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Routledge Handbook of African Social Work Education

This timely Routledge Handbook creates a much-needed space to explore what makes social work uniquely African, as well as shaping, informing, and influencing a new culturally relevant era of social work. The specific focus on social work education offers approaches to transition away from the hegemony of Western literature, knowledge, and practice models underpinning African social work education. The authors identify what is relevant and meaningful to inform, influence, and reconceptualise culturally relevant social work curriculum. 

Covering Botswana, Cameroon, Ethiopia, Ghana, Guinea, Kenya, Malawi, Nigeria, South Africa, Tanzania, Uganda, Zambia, and Zimbabwe, the Handbook comprises both empirical and conceptual chapters, multiple approaches, case studies, and key debates on social work education. It is structured in four parts:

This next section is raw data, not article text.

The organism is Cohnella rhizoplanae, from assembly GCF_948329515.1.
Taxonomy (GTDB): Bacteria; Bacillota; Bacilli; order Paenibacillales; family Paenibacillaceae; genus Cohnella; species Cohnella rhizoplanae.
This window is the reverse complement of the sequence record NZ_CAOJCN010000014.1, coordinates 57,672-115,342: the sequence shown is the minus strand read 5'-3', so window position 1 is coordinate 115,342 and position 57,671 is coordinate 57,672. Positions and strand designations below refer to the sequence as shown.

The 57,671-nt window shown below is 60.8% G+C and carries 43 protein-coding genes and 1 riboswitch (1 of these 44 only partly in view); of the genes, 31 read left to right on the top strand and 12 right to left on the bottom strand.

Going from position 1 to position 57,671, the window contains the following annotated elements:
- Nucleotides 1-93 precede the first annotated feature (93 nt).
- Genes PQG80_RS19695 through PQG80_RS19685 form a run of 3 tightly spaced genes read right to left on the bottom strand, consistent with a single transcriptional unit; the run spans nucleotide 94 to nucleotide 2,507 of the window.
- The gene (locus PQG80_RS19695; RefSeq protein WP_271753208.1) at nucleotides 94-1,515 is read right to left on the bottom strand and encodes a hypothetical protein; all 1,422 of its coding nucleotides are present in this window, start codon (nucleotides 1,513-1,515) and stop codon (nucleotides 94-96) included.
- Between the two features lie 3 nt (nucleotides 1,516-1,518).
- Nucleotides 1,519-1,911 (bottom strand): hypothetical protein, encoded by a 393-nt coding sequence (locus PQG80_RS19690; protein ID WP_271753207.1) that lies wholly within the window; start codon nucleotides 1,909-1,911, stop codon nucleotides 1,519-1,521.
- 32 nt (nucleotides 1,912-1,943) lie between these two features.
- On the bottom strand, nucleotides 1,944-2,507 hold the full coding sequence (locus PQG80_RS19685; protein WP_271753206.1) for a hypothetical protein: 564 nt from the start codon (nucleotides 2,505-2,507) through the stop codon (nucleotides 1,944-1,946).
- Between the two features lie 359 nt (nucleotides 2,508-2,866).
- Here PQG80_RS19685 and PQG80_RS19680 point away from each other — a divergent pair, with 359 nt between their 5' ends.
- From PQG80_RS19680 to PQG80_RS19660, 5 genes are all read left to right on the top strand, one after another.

• Approaches to Indigenising, Decolonising and Developing Culturally Relevant Social Work Education
  • Social Work Education: Evolution across Contexts
  • Embedding Field Practicum into Social Work Education
  • Knowledge Exchange between the Global South and Global North.

The range of indigenous, local knowledge that the Handbook presents is crucial to social work evolving and facilitating for reciprocal learning and knowledge exchange between the Global South and Global North.  Whilst the context of the Handbook is Africa, the topics covered are relevant to a global audience engaged in social justice work across social work, social welfare, social development, and sustainability. 

Routledge International Handbooks
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